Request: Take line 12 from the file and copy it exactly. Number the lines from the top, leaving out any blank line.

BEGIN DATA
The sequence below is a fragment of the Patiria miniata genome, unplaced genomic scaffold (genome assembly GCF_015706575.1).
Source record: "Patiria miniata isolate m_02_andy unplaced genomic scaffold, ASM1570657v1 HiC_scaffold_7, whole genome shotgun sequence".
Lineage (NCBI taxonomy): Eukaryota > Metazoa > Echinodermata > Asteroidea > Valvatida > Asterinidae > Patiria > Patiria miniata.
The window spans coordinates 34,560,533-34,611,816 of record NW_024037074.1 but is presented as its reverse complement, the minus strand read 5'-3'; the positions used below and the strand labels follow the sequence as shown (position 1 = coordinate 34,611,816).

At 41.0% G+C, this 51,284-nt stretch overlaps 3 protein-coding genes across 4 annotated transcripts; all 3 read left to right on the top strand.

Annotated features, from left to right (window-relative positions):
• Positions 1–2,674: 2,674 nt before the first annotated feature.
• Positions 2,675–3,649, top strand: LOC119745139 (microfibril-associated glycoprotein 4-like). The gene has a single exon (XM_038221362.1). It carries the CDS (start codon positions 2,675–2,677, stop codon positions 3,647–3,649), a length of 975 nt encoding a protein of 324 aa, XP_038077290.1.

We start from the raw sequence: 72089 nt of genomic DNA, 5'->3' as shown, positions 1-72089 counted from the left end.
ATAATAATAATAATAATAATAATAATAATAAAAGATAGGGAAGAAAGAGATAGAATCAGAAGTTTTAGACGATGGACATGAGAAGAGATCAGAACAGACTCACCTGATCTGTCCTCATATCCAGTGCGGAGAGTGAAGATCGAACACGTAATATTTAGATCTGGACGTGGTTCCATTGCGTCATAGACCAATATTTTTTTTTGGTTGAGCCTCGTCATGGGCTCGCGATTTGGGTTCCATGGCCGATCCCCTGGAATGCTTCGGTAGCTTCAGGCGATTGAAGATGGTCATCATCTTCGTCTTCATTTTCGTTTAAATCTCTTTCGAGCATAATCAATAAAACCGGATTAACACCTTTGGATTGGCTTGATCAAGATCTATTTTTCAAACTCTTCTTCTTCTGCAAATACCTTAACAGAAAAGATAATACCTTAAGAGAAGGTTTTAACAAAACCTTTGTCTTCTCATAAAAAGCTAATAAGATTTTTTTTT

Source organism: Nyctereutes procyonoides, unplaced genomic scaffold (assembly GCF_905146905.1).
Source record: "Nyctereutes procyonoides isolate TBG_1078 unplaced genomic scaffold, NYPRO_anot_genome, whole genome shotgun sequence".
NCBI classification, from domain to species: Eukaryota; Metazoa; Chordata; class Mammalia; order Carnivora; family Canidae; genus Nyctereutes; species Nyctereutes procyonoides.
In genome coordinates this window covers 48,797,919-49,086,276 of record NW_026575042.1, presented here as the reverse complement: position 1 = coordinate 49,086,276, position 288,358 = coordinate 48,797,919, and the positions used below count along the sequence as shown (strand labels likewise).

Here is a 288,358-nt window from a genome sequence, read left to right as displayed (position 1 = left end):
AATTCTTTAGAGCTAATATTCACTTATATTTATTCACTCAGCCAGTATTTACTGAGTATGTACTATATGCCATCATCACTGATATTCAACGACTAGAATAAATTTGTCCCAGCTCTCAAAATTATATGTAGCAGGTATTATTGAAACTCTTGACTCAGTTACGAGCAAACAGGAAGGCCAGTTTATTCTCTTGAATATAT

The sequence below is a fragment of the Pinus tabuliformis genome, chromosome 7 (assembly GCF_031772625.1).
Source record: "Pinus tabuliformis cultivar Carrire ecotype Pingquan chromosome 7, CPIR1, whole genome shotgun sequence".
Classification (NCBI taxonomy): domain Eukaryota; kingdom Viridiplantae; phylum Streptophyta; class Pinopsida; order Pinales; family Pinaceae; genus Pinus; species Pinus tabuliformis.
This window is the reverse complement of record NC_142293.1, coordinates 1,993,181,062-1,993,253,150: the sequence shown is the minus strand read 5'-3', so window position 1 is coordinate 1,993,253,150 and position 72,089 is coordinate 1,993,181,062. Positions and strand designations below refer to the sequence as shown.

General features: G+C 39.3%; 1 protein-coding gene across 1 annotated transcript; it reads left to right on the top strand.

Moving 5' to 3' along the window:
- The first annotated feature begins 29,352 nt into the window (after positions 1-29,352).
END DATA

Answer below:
Source record: "Nyctereutes procyonoides isolate TBG_1078 unplaced genomic scaffold, NYPRO_anot_genome, whole genome shotgun sequence".